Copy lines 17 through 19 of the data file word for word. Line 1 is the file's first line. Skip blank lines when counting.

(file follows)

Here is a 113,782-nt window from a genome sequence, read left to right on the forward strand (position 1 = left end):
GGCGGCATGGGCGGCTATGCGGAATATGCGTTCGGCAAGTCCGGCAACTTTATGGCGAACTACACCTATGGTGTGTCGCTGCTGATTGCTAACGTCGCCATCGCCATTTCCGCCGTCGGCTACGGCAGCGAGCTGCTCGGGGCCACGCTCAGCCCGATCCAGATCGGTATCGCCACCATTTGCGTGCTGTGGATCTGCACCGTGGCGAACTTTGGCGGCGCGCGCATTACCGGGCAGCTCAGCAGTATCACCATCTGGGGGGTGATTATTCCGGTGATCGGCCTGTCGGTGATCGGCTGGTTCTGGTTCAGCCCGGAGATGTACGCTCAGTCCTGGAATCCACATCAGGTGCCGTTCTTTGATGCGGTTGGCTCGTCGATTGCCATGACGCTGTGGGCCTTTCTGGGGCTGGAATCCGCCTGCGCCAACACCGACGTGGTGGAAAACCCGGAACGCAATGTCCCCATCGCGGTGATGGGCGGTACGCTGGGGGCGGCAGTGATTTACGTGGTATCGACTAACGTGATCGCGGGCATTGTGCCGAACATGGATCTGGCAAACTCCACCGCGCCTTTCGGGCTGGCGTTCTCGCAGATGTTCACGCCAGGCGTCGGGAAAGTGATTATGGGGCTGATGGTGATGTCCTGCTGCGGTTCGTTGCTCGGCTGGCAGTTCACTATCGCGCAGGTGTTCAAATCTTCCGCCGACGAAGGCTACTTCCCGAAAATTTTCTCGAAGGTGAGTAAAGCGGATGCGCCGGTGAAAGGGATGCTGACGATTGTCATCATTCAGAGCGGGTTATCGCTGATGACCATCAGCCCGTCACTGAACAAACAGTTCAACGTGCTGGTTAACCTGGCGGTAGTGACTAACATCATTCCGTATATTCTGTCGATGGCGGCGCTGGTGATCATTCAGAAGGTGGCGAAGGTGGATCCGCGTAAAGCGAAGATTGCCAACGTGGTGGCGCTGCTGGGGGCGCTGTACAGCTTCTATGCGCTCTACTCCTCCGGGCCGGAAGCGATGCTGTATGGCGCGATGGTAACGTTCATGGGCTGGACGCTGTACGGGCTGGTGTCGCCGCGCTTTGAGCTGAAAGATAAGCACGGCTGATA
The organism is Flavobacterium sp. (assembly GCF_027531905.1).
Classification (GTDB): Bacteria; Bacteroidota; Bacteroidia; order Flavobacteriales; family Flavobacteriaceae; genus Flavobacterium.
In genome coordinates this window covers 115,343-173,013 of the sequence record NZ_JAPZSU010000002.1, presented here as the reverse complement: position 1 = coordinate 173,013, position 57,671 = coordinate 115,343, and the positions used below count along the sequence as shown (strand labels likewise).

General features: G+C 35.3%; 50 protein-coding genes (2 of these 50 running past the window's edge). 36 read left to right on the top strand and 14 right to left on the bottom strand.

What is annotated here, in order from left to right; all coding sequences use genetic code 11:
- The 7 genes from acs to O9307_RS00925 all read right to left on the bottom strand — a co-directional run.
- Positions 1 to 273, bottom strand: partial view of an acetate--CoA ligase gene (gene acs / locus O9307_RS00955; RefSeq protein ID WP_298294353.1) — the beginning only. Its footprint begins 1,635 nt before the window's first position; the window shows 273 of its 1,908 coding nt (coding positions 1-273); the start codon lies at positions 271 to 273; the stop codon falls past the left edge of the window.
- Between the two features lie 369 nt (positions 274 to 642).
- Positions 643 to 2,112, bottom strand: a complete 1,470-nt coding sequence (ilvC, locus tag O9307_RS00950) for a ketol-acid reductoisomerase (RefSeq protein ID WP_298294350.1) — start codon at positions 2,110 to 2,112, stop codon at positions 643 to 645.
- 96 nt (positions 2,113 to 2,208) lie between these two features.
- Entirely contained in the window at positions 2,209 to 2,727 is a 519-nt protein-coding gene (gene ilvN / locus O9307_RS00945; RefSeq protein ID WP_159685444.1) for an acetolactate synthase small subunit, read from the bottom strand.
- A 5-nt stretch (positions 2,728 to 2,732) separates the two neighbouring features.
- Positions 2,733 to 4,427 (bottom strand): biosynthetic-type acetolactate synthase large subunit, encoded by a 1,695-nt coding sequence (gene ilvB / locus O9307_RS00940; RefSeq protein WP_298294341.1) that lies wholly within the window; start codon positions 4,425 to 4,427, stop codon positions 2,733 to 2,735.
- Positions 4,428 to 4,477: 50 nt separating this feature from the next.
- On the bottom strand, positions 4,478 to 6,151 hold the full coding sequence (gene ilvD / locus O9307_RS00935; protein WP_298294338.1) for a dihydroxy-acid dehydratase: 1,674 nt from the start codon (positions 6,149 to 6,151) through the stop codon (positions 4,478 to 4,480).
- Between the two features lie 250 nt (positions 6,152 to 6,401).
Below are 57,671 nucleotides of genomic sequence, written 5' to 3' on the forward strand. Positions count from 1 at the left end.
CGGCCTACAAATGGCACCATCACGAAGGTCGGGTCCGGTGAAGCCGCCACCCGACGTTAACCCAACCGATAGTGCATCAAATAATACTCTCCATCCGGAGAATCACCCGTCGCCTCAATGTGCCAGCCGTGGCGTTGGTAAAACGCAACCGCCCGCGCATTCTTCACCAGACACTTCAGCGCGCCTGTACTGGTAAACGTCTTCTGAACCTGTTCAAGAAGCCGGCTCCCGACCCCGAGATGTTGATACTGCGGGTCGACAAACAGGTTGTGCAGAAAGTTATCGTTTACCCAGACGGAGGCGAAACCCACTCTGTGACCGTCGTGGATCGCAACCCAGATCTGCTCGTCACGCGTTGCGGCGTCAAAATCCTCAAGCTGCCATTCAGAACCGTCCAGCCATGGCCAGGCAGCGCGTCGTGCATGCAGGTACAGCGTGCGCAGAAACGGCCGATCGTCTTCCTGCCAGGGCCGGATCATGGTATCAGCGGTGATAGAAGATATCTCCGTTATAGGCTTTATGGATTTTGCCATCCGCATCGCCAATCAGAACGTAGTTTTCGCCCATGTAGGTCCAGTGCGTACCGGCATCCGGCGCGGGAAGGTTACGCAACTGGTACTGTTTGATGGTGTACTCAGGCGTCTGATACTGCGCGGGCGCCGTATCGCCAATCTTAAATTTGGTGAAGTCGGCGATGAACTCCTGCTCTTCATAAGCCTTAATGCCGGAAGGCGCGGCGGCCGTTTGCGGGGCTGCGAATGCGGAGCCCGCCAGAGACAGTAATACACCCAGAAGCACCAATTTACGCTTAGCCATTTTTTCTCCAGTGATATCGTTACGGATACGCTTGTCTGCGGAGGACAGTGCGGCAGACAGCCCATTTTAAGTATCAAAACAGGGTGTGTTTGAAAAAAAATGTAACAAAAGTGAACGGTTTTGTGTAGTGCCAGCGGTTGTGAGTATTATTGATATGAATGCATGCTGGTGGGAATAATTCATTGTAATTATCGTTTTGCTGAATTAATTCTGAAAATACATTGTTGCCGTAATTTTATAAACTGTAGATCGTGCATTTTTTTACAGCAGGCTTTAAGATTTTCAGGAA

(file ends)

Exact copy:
- On the bottom strand, positions 4,478 to 6,151 hold the full coding sequence (gene ilvD / locus O9307_RS00935; protein WP_298294338.1) for a dihydroxy-acid dehydratase: 1,674 nt from the start codon (positions 6,149 to 6,151) through the stop codon (positions 4,478 to 4,480).
- Between the two features lie 250 nt (positions 6,152 to 6,401).
Below are 57,671 nucleotides of genomic sequence, written 5' to 3' on the forward strand. Positions count from 1 at the left end.